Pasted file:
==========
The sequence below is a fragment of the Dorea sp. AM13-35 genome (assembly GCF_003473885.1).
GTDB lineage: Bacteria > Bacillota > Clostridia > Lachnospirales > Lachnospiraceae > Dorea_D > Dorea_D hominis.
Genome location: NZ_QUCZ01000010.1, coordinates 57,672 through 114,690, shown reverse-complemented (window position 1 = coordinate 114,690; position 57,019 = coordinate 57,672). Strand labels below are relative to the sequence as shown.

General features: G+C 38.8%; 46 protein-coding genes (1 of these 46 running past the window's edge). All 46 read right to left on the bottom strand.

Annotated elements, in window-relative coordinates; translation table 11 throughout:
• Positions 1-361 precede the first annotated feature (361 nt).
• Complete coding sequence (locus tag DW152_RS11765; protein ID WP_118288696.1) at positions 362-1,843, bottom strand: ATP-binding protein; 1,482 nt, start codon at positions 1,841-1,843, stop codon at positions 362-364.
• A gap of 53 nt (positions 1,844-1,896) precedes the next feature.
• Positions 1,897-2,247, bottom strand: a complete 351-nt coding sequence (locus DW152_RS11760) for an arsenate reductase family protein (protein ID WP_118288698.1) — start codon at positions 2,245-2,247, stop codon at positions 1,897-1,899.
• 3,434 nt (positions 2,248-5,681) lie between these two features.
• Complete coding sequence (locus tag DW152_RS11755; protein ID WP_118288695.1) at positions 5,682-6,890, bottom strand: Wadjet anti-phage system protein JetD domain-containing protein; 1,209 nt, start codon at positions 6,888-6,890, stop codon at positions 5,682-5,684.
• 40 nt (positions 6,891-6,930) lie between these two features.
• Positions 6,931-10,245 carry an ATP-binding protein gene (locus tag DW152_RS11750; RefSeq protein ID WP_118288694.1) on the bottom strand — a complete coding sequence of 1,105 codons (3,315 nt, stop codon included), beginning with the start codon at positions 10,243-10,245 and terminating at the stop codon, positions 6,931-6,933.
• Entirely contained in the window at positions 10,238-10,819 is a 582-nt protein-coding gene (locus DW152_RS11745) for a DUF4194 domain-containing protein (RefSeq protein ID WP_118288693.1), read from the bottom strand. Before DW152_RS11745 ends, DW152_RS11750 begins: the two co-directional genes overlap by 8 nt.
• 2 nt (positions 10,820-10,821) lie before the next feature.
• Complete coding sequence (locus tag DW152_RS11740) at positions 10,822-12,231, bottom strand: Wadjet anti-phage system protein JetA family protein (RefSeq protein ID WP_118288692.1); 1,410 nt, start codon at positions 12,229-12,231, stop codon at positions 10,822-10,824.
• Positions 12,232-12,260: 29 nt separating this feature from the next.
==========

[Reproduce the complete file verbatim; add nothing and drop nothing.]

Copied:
The sequence below is a fragment of the Dorea sp. AM13-35 genome (assembly GCF_003473885.1).
GTDB lineage: Bacteria > Bacillota > Clostridia > Lachnospirales > Lachnospiraceae > Dorea_D > Dorea_D hominis.
Genome location: NZ_QUCZ01000010.1, coordinates 57,672 through 114,690, shown reverse-complemented (window position 1 = coordinate 114,690; position 57,019 = coordinate 57,672). Strand labels below are relative to the sequence as shown.

General features: G+C 38.8%; 46 protein-coding genes (1 of these 46 running past the window's edge). All 46 read right to left on the bottom strand.

Annotated elements, in window-relative coordinates; translation table 11 throughout:
• Positions 1-361 precede the first annotated feature (361 nt).
• Complete coding sequence (locus tag DW152_RS11765; protein ID WP_118288696.1) at positions 362-1,843, bottom strand: ATP-binding protein; 1,482 nt, start codon at positions 1,841-1,843, stop codon at positions 362-364.
• A gap of 53 nt (positions 1,844-1,896) precedes the next feature.
• Positions 1,897-2,247, bottom strand: a complete 351-nt coding sequence (locus DW152_RS11760) for an arsenate reductase family protein (protein ID WP_118288698.1) — start codon at positions 2,245-2,247, stop codon at positions 1,897-1,899.
• 3,434 nt (positions 2,248-5,681) lie between these two features.
• Complete coding sequence (locus tag DW152_RS11755; protein ID WP_118288695.1) at positions 5,682-6,890, bottom strand: Wadjet anti-phage system protein JetD domain-containing protein; 1,209 nt, start codon at positions 6,888-6,890, stop codon at positions 5,682-5,684.
• 40 nt (positions 6,891-6,930) lie between these two features.
• Positions 6,931-10,245 carry an ATP-binding protein gene (locus tag DW152_RS11750; RefSeq protein ID WP_118288694.1) on the bottom strand — a complete coding sequence of 1,105 codons (3,315 nt, stop codon included), beginning with the start codon at positions 10,243-10,245 and terminating at the stop codon, positions 6,931-6,933.
• Entirely contained in the window at positions 10,238-10,819 is a 582-nt protein-coding gene (locus DW152_RS11745) for a DUF4194 domain-containing protein (RefSeq protein ID WP_118288693.1), read from the bottom strand. Before DW152_RS11745 ends, DW152_RS11750 begins: the two co-directional genes overlap by 8 nt.
• 2 nt (positions 10,820-10,821) lie before the next feature.
• Complete coding sequence (locus tag DW152_RS11740) at positions 10,822-12,231, bottom strand: Wadjet anti-phage system protein JetA family protein (RefSeq protein ID WP_118288692.1); 1,410 nt, start codon at positions 12,229-12,231, stop codon at positions 10,822-10,824.
• Positions 12,232-12,260: 29 nt separating this feature from the next.